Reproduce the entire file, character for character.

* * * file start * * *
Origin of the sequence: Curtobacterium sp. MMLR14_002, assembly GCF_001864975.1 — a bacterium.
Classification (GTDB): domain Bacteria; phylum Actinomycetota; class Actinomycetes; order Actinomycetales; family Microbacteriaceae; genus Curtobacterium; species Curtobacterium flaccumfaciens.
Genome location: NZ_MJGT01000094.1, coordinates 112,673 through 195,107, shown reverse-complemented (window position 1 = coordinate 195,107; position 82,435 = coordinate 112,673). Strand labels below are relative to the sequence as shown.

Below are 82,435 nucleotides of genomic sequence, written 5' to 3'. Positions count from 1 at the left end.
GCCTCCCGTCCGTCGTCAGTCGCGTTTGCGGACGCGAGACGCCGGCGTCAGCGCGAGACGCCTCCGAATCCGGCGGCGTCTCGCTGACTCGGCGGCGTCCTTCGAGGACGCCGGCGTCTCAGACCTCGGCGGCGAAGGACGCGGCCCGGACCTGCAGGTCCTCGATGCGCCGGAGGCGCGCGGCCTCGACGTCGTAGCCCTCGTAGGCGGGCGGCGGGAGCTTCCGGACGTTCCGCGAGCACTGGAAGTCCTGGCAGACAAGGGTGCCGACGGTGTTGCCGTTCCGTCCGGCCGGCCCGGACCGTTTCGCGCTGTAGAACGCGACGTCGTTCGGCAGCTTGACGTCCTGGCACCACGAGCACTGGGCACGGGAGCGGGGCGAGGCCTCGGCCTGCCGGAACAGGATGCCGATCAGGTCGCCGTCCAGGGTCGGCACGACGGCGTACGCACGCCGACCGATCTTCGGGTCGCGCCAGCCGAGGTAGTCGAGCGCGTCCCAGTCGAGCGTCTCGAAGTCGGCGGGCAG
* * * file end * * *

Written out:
Origin of the sequence: Curtobacterium sp. MMLR14_002, assembly GCF_001864975.1 — a bacterium.
Classification (GTDB): domain Bacteria; phylum Actinomycetota; class Actinomycetes; order Actinomycetales; family Microbacteriaceae; genus Curtobacterium; species Curtobacterium flaccumfaciens.
Genome location: NZ_MJGT01000094.1, coordinates 112,673 through 195,107, shown reverse-complemented (window position 1 = coordinate 195,107; position 82,435 = coordinate 112,673). Strand labels below are relative to the sequence as shown.

Below are 82,435 nucleotides of genomic sequence, written 5' to 3'. Positions count from 1 at the left end.
GCCTCCCGTCCGTCGTCAGTCGCGTTTGCGGACGCGAGACGCCGGCGTCAGCGCGAGACGCCTCCGAATCCGGCGGCGTCTCGCTGACTCGGCGGCGTCCTTCGAGGACGCCGGCGTCTCAGACCTCGGCGGCGAAGGACGCGGCCCGGACCTGCAGGTCCTCGATGCGCCGGAGGCGCGCGGCCTCGACGTCGTAGCCCTCGTAGGCGGGCGGCGGGAGCTTCCGGACGTTCCGCGAGCACTGGAAGTCCTGGCAGACAAGGGTGCCGACGGTGTTGCCGTTCCGTCCGGCCGGCCCGGACCGTTTCGCGCTGTAGAACGCGACGTCGTTCGGCAGCTTGACGTCCTGGCACCACGAGCACTGGGCACGGGAGCGGGGCGAGGCCTCGGCCTGCCGGAACAGGATGCCGATCAGGTCGCCGTCCAGGGTCGGCACGACGGCGTACGCACGCCGACCGATCTTCGGGTCGCGCCAGCCGAGGTAGTCGAGCGCGTCCCAGTCGAGCGTCTCGAAGTCGGCGGGCAG